Our behaviors and attitudes towards money start forming early, and maybe earlier than we think.
As a Cambridge University study on childhood money behaviors showed, kids can learn and take on new processes and tendencies by the age of 7!
“Approaches, practices and skills which are modeled, discussed and demonstrated by parents and other significant adults, are most likely to be influential ‘levers’, supporting the development of efficient habits and practices,” the study notes.
On the flip side, however, teaching your kids money lessons or ‘explicit forms of financial knowledge’ appears to be “ineffectual in shaping or changing their behaviors.”
In other words, the financial actions our children observe – good or bad – could impact them for life. Further, what our kids see is a lot more important than what we say.
For parents, this revelation may be both exciting and frightening. If we’re able to show our kids positive money habits and skills early, the study shows, we may set them up for a lifetime of success. But if we don’t teach our children early – or they pick up negative ideas about money elsewhere – it might be harder to teach financial literacy later down the line.
As my wife and I gear up to have our first child in April, I’ve found myself reflecting on things that my family taught me about money at a young age. Which life experiences taught me positive money habits, and how could I possibly impart those ideas on my own child?
Thinking through my past while planning the future has been a fun exercise. The more I challenge myself to dig up old memories, the more lessons I come up with.
Like, that one time my grandfather saw me walk over a penny on the ground without picking it up. He quickly taught me that one hundred pennies are worth a dollar. That every little bit adds up. To this day, I can’t walk past change on the ground without thinking about how disappointed my grandfather would be if I didn’t stop.
Another time, my father bought me a life-sized crayon piggy bank.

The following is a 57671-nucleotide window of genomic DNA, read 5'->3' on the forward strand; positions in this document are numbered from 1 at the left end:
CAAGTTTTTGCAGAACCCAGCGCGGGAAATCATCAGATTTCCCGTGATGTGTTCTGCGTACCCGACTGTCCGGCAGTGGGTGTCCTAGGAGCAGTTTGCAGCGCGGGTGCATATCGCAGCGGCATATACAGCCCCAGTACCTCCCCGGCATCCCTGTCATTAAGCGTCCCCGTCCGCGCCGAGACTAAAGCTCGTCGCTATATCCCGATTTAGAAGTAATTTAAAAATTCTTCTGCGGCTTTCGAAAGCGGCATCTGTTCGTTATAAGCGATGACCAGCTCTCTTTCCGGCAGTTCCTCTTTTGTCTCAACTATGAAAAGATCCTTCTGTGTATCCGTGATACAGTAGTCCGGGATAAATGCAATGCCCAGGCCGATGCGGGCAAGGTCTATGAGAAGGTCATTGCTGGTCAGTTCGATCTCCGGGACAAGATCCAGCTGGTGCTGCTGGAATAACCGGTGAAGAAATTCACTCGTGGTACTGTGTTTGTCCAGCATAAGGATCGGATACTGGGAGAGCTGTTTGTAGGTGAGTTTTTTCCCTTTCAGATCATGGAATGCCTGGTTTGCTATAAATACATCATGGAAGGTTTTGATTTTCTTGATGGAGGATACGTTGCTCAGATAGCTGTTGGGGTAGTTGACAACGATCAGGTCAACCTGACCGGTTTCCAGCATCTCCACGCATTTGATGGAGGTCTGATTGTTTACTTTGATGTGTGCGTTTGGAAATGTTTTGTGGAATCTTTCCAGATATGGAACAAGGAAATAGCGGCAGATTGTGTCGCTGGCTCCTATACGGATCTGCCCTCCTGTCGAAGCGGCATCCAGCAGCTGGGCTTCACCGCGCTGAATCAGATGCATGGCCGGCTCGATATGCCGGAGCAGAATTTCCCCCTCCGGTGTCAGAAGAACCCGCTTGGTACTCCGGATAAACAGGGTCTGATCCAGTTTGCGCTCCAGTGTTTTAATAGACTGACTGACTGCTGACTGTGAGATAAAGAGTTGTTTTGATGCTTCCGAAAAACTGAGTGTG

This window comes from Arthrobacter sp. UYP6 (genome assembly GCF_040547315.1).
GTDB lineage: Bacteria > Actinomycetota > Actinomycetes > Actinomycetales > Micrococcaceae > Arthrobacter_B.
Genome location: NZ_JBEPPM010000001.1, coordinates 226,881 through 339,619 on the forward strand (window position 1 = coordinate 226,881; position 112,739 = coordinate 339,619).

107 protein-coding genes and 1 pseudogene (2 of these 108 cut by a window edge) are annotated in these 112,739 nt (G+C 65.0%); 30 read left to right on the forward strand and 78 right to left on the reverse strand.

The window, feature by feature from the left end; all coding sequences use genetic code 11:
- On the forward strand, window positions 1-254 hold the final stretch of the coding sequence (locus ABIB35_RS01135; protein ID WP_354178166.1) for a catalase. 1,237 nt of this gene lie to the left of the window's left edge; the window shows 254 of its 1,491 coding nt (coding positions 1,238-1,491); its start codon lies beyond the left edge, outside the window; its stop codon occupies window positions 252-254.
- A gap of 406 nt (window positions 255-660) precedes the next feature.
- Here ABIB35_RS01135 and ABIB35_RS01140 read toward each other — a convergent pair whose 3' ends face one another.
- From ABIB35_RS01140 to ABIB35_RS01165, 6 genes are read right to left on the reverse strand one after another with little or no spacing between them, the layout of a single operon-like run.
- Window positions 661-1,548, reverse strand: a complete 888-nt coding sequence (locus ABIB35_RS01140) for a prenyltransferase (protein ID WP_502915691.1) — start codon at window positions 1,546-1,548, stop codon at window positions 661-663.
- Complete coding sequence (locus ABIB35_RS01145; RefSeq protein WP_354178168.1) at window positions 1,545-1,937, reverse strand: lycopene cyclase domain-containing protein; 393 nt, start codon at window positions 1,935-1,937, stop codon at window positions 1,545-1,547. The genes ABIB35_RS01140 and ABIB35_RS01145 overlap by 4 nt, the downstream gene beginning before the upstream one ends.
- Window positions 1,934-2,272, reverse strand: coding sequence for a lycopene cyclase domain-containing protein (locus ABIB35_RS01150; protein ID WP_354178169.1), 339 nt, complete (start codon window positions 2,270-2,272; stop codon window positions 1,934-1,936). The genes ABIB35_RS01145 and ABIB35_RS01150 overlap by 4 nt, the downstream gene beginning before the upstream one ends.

Brings back memories!
It probably took us years to fill it up, but I still remember the day when we cashed in all that change. While my dad gave me this gift mostly for fun, the experience still taught me how to save and delay gratification.
And for sure, I’ll never forget a trip I made to the bank with my Mom at age 7. She opened up my first savings account and helped me deposit my first $20. When the first statement came in the mail, she showed me how to read it and taught me about earning interest. This experience forced me to take responsibility over my money at a young age – and that compound interest was truly magic.
MORE MONEY LESSONS FOR KIDS
I’m certainly not the only one with these stories and memories. I’ve reached out to a handful of my favorite money experts and challenged them to share their favorite financial lesson that helped shape their behaviors and attitudes towards money. Here’s what they said:
Lesson #1: Money saved can add up fast.
“I can still remember the color of the little passport-sized bank booklet: burgundy. In it were the line items of every account transaction:
- Money going into the account
- Money coming out
- Interest being earned
- And the account balance
As a kid, it was simply neat to look at the account history – and see the balance of the account going up over time. Perhaps it was this lesson of having my own savings account as a kid that gave rise to my savings habits today.”
Jon Luskin, MBA, CFP®, writes about financial planning for employees of the Big Four at UncleDMoney.com.
Lesson #2: Financial decisions aren’t always cut and dry.